About storage routing

Storage routing is based on mass conservation and the assumption of monotonic relationships between storage and discharge in a link. 

Note: The stability criteria must also be satisfied for a model to run correctly. If this is not the case, the following error appears during runtime: Routing parameters have caused instability in storage routing. Refer to Stability criteria for more information.

This is a simplification of the full momentum equation and assumes that diffusion and dynamic effects are negligible. The method uses index flow in flux, storage and mass balance equations. A weighting factor is used to adjust the bias between inflow and outflow rate, hence allowing for attenuation of flow. The storage routing equation is shown below and some of its terms are represented diagrammatically in Figure 1.

Equation 1


S is the storage in the reach,

k is the storage routing constant

m is the storage routing exponent, and

q~ is the index flow, which is given by

Equation 2


I is the inflow to the reach during the time-step,

O is outflow from the reach during the time-step and

x is the inflow bias or attenuation.

Figure 1. Prism and wedge storage

Dead storage

Dead storage refers to the capacity of a storage that is below the minimum operating level. At this water level, there is no outflow. The level of the reach with respect to dead storage at the beginning of the time-step affects its level in subsequent time-steps as follows:

To determine if the reach is at or below the dead storage level, Source:

Initial Estimation of Storage Constant (k)

An initial value of k can be determined by

Equation 3


Tw is the known travel time for the reach in seconds

n is the number of divisions

Qw is the flow rate at which you want the travel time to be Tw in m3/s.

Configuring storage routing

Figure 2 shows the feature editor for storage link routing and Table 1 outlines the parameters required.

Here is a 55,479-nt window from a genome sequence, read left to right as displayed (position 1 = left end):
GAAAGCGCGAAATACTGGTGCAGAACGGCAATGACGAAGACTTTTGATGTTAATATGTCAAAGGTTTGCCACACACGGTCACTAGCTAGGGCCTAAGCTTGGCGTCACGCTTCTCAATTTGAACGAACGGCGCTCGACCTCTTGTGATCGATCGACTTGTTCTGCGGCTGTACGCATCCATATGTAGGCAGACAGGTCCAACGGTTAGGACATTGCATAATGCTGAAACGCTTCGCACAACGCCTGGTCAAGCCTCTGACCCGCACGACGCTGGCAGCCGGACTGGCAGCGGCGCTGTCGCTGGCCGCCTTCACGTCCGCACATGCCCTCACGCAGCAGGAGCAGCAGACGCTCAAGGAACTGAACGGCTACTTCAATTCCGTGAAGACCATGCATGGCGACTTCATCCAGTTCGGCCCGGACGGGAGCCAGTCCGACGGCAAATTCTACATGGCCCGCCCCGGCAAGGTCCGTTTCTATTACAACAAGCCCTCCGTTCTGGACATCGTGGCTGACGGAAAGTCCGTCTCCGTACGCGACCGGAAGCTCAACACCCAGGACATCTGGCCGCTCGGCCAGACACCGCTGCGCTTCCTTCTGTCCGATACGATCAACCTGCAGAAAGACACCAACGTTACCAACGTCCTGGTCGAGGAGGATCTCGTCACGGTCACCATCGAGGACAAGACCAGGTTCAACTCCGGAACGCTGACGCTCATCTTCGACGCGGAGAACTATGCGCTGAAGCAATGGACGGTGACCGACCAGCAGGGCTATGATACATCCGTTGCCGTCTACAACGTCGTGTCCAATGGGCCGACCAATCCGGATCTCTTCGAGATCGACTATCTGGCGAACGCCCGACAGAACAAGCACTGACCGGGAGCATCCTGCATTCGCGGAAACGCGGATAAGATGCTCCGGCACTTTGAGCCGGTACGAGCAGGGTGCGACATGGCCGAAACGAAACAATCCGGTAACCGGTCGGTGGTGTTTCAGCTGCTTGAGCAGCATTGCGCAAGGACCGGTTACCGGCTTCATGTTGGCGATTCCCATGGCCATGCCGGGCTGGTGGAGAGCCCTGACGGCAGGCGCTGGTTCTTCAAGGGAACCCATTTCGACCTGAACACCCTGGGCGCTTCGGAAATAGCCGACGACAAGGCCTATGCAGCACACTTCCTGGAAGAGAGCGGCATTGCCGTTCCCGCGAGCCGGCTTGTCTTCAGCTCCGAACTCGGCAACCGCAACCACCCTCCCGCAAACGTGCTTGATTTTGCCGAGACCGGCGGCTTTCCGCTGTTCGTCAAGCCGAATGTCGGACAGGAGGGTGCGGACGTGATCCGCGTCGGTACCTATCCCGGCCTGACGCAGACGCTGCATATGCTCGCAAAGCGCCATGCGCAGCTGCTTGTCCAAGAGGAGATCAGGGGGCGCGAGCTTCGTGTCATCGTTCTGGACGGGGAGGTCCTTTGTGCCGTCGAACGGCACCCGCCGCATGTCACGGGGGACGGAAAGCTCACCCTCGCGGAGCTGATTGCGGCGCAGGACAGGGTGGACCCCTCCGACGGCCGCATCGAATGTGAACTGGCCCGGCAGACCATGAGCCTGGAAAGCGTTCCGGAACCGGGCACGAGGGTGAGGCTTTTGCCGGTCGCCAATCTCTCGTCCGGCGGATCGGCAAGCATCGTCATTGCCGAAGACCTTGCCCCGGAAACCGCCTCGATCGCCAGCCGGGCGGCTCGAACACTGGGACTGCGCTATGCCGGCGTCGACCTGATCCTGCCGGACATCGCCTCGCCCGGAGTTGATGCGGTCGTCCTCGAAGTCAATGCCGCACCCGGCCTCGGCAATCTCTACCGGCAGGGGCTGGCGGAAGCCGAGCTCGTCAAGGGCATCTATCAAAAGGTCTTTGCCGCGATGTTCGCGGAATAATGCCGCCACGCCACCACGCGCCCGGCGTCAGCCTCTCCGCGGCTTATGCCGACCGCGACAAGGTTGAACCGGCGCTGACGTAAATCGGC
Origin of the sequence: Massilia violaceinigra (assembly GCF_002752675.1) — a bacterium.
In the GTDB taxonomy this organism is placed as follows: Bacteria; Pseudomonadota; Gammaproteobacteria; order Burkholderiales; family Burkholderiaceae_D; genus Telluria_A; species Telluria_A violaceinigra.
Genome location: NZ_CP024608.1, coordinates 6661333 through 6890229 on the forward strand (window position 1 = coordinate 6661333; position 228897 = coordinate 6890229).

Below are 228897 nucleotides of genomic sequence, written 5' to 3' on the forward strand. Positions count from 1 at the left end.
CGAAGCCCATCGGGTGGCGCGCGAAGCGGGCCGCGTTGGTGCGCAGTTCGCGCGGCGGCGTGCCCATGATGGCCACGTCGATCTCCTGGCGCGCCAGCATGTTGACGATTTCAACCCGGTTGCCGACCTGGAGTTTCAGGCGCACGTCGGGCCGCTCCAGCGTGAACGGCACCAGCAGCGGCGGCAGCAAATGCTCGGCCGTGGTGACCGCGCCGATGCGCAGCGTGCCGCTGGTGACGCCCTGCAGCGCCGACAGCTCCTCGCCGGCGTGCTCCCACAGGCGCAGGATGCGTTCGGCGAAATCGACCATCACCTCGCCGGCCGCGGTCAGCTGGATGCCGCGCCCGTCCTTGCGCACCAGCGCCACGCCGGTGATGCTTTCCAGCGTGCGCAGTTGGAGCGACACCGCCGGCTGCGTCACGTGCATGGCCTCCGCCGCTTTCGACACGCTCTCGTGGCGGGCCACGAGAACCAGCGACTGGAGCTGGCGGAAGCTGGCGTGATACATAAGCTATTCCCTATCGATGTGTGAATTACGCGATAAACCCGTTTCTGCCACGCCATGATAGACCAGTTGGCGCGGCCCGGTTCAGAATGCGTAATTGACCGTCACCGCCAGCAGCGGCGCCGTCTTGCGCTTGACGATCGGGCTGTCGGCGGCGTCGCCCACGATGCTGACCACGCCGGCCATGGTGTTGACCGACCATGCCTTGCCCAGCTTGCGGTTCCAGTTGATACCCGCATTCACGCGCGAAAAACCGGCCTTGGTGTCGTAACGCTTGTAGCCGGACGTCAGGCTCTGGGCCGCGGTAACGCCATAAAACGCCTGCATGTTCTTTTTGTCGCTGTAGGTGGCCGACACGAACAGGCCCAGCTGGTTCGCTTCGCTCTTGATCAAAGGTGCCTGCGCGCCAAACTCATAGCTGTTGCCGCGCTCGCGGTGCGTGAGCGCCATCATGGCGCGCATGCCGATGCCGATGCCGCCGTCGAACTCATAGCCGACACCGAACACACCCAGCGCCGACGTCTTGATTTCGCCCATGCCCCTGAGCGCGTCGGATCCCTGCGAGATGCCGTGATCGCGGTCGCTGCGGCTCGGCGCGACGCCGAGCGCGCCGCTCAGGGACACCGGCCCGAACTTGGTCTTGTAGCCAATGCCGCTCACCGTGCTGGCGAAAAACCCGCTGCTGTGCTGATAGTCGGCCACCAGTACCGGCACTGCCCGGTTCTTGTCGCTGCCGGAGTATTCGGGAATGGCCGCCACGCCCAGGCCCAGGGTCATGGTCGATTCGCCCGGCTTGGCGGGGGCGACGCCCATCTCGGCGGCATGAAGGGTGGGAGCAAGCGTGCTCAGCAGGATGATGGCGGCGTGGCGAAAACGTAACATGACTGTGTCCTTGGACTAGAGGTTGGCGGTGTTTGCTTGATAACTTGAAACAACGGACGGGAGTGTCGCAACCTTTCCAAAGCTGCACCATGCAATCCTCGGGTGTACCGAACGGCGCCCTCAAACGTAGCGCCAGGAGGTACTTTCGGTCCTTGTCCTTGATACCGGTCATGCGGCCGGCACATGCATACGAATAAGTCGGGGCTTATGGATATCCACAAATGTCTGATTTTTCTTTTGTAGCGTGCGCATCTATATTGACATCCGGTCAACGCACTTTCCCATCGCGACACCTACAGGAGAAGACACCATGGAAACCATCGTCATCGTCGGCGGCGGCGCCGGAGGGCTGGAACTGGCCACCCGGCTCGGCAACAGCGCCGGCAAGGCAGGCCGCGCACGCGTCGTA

Figure 2. Storage routing link

Table 1. Parameters for link storage routing
General configuration
Avg. Reg. Flow

 Average regulated flow is used to calculate travel time for orders in the ordering phase. It is not used in the flow distribution phase.

Note:  When ordering is enabled and if the storage constant k > 0, then average regulated flow must be greater than 0 to avoid calculation of an infinite order travel time. The exception is when storage exponent = 1, in this case average regulated flow can equal 0.
megalitres per dayreal ≥ 00 ML/d
ElevationNote that while it is usual to use zero storage as the reference point for the elevation of a link or node, there is no convention for a link as to whether that should be at the start or end of the reach, or some point in between. Source has no mechanism for indicating the fall across a reach.

Initial conditionsIf necessary, one of these parameters may be used to seed a reach with either an initial flow or storage (see below) so that reach behaviour is fully defined from the first model time-step.
Initial flow
megalitres per dayreal ≥ 00 ML/d
Initial storageThe amount of water deemed to be in the link on the first time-step. For example, if there is a lag of two days, and there is 10ML in the link at the start of the run, then 5ML is deemed to be flowing out each day (total initial storage divided by lag).megalitresreal ≥ 00 ML
Reach length

Source simulates evaporation and rainfall using the user defined reach length and a reach width (based on simulated flow and a user defined rating curve) to calculate surface area.

metresreal ≥ 00 m
Routing parameters

# Divisions

Number of reach divisions. Conceptually, this parameter describes the number of times that a reach is replicated. The effective length of a reach is determined from its behaviour, which is controlled by the combination of the storage exponent m, the inflow bias x and the storage constant K. Specifying multiple reach divisions implies applying the same set of behavioural parameters multiple times. In other words, if the effective length of a single-division reach is 500 metres (as derived from its behavioural parameters), changing the # Divisions parameter to 2 implies a combined effective length of 1000 metres. If you want to sub-divide a 500 metre reach into two 250 metre sections, you must also change the behavioural parameters to achieve this.whole unitsinteger ≥ 11
Inflow bias (attenuation factor, x)The weighting factor x is used to adjust the bias between inflow and outflow rate and allows for flow attenuation. The weighting factor is usually in the range 0 ≤ x ≤ 0.5 (Davis and Sorensen, 1969). A recommended starting value is 0.2.dimensionlessreal 0 ≤ x ≤ 10
Storage constant (k)When using linear routing (m = 1), the units of the storage constant k are in seconds and the wave travel time is equal to k times the number of divisions. When using non-linear routing (m ≠ 1), a starting value could be calculated using Equation XX in the scientific reference guide.k unitsreal ≥ 00